Need Bees Removed?
International
Beekeeping Forums
October 01, 2014, 10:05:54 PM *
Welcome, Guest. Please login or register.
Did you miss your activation email?

Login with username, password and session length
News: Beemaster's official FACEBOOK page
 
   Home   Help Search Calendar bee removal Login Register Chat  

Pages: [1]   Go Down
  Print  
Author Topic: what do I do now?  (Read 2302 times)
drmwarden
New Bee
*
Offline Offline

Posts: 27


Location: Woodstock, Maryland


« on: May 14, 2005, 01:26:16 PM »

I just inspected my two hives: one that I requeened last month, and a new one that I set up a few weeks ago.  In the old hive I didn't find the queen, but there was some brood; perhaps not the best pattern, but a fair bit in a number of frames in the upper deep.  Once I found brood I stopped looking; this hive consists of two deeps and two supers.

However, in the new hive I found lots of nectar and pollen, but no queen or brood.  I'm trying to contact Buckeye Bees to see if he can send me a replacement queen.  How long will this hive go on without a queen?  It's been installed for almost 3 weeks now.  Is there something else I could do?
Logged
SherryL
House Bee
**
Offline Offline

Posts: 241


Location: Wis/IL


« Reply #1 on: May 14, 2005, 01:50:53 PM »

You could move a couple of frames of brood over from the other hive, they'll raise their own queen.
Logged
Blackbird
House Bee
**
Offline Offline

Posts: 126


Location: Santa Cruz, California USA


« Reply #2 on: May 14, 2005, 04:30:32 PM »

Quote from: SherryL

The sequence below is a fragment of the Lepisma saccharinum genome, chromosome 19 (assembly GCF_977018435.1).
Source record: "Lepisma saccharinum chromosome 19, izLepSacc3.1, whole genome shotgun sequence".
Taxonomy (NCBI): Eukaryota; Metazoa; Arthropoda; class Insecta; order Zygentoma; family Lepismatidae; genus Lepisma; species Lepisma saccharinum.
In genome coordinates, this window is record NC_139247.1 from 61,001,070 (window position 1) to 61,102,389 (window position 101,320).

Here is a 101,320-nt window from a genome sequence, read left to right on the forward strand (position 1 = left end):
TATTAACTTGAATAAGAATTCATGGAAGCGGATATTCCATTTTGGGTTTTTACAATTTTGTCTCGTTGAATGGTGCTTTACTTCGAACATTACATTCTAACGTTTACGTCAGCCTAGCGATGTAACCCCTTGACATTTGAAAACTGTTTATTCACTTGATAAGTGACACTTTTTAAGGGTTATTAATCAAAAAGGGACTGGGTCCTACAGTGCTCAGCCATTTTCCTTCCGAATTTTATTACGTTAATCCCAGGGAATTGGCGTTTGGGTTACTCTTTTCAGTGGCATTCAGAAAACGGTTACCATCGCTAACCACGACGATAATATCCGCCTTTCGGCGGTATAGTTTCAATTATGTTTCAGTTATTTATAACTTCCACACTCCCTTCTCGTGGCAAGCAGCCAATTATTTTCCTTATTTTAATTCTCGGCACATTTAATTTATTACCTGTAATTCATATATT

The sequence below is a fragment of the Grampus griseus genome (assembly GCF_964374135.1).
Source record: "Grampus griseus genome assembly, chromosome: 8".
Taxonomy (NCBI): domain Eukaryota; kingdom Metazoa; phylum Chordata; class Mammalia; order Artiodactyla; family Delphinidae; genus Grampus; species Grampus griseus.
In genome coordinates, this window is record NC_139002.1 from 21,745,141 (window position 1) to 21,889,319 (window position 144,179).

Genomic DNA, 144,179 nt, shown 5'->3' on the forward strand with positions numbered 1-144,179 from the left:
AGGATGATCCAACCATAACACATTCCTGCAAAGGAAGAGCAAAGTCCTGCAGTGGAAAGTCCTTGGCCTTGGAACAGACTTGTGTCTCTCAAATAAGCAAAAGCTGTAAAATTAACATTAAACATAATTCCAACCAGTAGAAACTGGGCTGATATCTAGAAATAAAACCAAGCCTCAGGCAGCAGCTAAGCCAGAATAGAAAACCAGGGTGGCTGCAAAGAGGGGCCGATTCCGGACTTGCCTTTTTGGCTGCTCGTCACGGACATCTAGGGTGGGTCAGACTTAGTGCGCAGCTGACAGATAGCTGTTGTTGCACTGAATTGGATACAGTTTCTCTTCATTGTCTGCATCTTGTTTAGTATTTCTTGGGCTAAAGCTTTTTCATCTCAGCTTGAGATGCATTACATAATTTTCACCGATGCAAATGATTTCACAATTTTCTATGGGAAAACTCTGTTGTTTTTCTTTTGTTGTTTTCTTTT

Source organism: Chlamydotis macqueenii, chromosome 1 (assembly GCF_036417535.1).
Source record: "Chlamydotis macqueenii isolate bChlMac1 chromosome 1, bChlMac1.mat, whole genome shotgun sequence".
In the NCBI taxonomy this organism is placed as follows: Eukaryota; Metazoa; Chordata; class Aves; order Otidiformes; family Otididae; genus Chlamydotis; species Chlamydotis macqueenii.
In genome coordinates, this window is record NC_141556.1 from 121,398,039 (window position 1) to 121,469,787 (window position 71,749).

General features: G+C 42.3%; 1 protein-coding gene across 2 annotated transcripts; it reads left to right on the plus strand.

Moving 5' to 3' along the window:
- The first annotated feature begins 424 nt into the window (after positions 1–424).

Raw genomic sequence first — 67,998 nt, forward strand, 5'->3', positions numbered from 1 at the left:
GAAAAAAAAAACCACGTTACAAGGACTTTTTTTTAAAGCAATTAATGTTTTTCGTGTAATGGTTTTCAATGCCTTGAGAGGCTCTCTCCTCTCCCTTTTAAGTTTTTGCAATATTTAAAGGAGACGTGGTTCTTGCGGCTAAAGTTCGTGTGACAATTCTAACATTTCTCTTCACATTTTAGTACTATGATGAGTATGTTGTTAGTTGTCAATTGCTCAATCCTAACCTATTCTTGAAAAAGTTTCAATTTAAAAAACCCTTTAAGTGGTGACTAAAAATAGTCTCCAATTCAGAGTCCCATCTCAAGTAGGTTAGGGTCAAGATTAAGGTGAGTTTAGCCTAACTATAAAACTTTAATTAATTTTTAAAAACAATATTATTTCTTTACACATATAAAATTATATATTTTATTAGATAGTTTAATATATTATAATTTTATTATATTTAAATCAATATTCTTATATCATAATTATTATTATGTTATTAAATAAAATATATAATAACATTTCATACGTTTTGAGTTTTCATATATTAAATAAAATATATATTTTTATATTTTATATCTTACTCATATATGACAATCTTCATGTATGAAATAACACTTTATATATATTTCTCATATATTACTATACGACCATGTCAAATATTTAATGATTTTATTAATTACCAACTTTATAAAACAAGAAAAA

You could move a couple of frames of brood over from the other hive, they'll raise their own queen.


There has to be a fresh enough egg for them to raise a good new queen.
Logged
Robo
Technical
Administrator
Galactic Bee
*******
Offline Offline

Gender: Male
Posts: 6405


Location: Scenic Catskill Mountains - NY

Beekeep On!


WWW
« Reply #3 on: May 14, 2005, 08:12:47 PM »

I get on the phone and get a queen from a different breeder.  Seems Lesli had queen issues with the bees she got from Buckeye too.

I wouldn't rely on an emergency queen.  First of all there are too many variables involved including selecting the right age eggs to give them.  There is a much higher chance of failure using this method and at this point you can't afford another set back.  Even if you did get lucky and they raised an acceptable emergency queen, your still looking at another 3 weeks before she starts laying and then another 3 weeks or so until workers start hatching.  All that time your hive will continue to dwindle.  Get a queen shipped next week and get her installed.
Logged

"Opportunity is missed by most people because it comes dressed in overalls and looks like work." - Thomas Edison


Lesli
House Bee
**
Offline Offline

Posts: 420


Location: Upstate NY


« Reply #4 on: May 15, 2005, 09:26:24 AM »

Quote
Seems Lesli had queen issues with the bees she got from Buckeye too.


One queen out of 5 failed. The other four seem great--good brood patterns etc.
Logged

**************************
Lesli
http://beeyard.blogspot.com/
Michael Bush
Universal Bee
*******
Offline Offline

Gender: Male
Posts: 13694


Location: Nehawka, NE


WWW
« Reply #5 on: May 15, 2005, 05:55:54 PM »

It's possible they have replaced the old queen too.  The nice thing about putting in a frame with some eggs is you may be able to find out if they have replaced the queen and you have a virgin or if there is no queen.  The problem is, if there's a virgin then they will kill any queen you put in anyway and you'll be wasting your money on a queen.

It only takes them 13 days for a new replacement queen to emerge from when they decide and they start with a 3 day old larva.  But then it takes another two weeks before she's mated and laying and resonably easy to find.
Logged

Michael Bush
My website:  bushfarms.com/bees.htm
My book:  ThePracticalBeekeeper.com
-------------------
"Everything works if you let it."--Rick Nielsen
drmwarden
New Bee
*
Offline Offline

Posts: 27


Location: Woodstock, Maryland


« Reply #6 on: May 16, 2005, 08:01:20 AM »